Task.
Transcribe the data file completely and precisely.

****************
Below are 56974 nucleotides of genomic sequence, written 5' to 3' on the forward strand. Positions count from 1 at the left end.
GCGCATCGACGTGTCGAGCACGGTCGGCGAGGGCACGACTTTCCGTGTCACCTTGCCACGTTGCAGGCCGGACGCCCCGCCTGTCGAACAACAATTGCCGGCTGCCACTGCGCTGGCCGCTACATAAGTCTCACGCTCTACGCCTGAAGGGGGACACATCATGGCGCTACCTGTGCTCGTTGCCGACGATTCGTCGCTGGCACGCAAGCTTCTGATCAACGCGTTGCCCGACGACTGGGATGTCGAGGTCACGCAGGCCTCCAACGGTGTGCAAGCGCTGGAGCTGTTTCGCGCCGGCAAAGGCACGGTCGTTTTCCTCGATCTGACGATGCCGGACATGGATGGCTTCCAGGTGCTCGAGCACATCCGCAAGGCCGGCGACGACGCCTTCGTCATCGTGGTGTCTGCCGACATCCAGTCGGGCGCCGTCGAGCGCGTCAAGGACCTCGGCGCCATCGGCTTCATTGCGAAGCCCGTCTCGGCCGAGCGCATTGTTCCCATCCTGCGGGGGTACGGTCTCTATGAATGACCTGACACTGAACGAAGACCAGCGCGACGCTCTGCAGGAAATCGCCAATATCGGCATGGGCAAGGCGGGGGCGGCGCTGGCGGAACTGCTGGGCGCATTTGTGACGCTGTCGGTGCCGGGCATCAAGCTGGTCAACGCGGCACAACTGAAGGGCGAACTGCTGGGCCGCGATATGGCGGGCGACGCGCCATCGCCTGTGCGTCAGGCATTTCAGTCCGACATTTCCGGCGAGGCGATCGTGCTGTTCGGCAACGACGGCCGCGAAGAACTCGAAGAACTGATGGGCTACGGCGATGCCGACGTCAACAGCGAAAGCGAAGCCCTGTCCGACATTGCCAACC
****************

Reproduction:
Below are 56974 nucleotides of genomic sequence, written 5' to 3' on the forward strand. Positions count from 1 at the left end.
GCGCATCGACGTGTCGAGCACGGTCGGCGAGGGCACGACTTTCCGTGTCACCTTGCCACGTTGCAGGCCGGACGCCCCGCCTGTCGAACAACAATTGCCGGCTGCCACTGCGCTGGCCGCTACATAAGTCTCACGCTCTACGCCTGAAGGGGGACACATCATGGCGCTACCTGTGCTCGTTGCCGACGATTCGTCGCTGGCACGCAAGCTTCTGATCAACGCGTTGCCCGACGACTGGGATGTCGAGGTCACGCAGGCCTCCAACGGTGTGCAAGCGCTGGAGCTGTTTCGCGCCGGCAAAGGCACGGTCGTTTTCCTCGATCTGACGATGCCGGACATGGATGGCTTCCAGGTGCTCGAGCACATCCGCAAGGCCGGCGACGACGCCTTCGTCATCGTGGTGTCTGCCGACATCCAGTCGGGCGCCGTCGAGCGCGTCAAGGACCTCGGCGCCATCGGCTTCATTGCGAAGCCCGTCTCGGCCGAGCGCATTGTTCCCATCCTGCGGGGGTACGGTCTCTATGAATGACCTGACACTGAACGAAGACCAGCGCGACGCTCTGCAGGAAATCGCCAATATCGGCATGGGCAAGGCGGGGGCGGCGCTGGCGGAACTGCTGGGCGCATTTGTGACGCTGTCGGTGCCGGGCATCAAGCTGGTCAACGCGGCACAACTGAAGGGCGAACTGCTGGGCCGCGATATGGCGGGCGACGCGCCATCGCCTGTGCGTCAGGCATTTCAGTCCGACATTTCCGGCGAGGCGATCGTGCTGTTCGGCAACGACGGCCGCGAAGAACTCGAAGAACTGATGGGCTACGGCGATGCCGACGTCAACAGCGAAAGCGAAGCCCTGTCCGACATTGCCAACC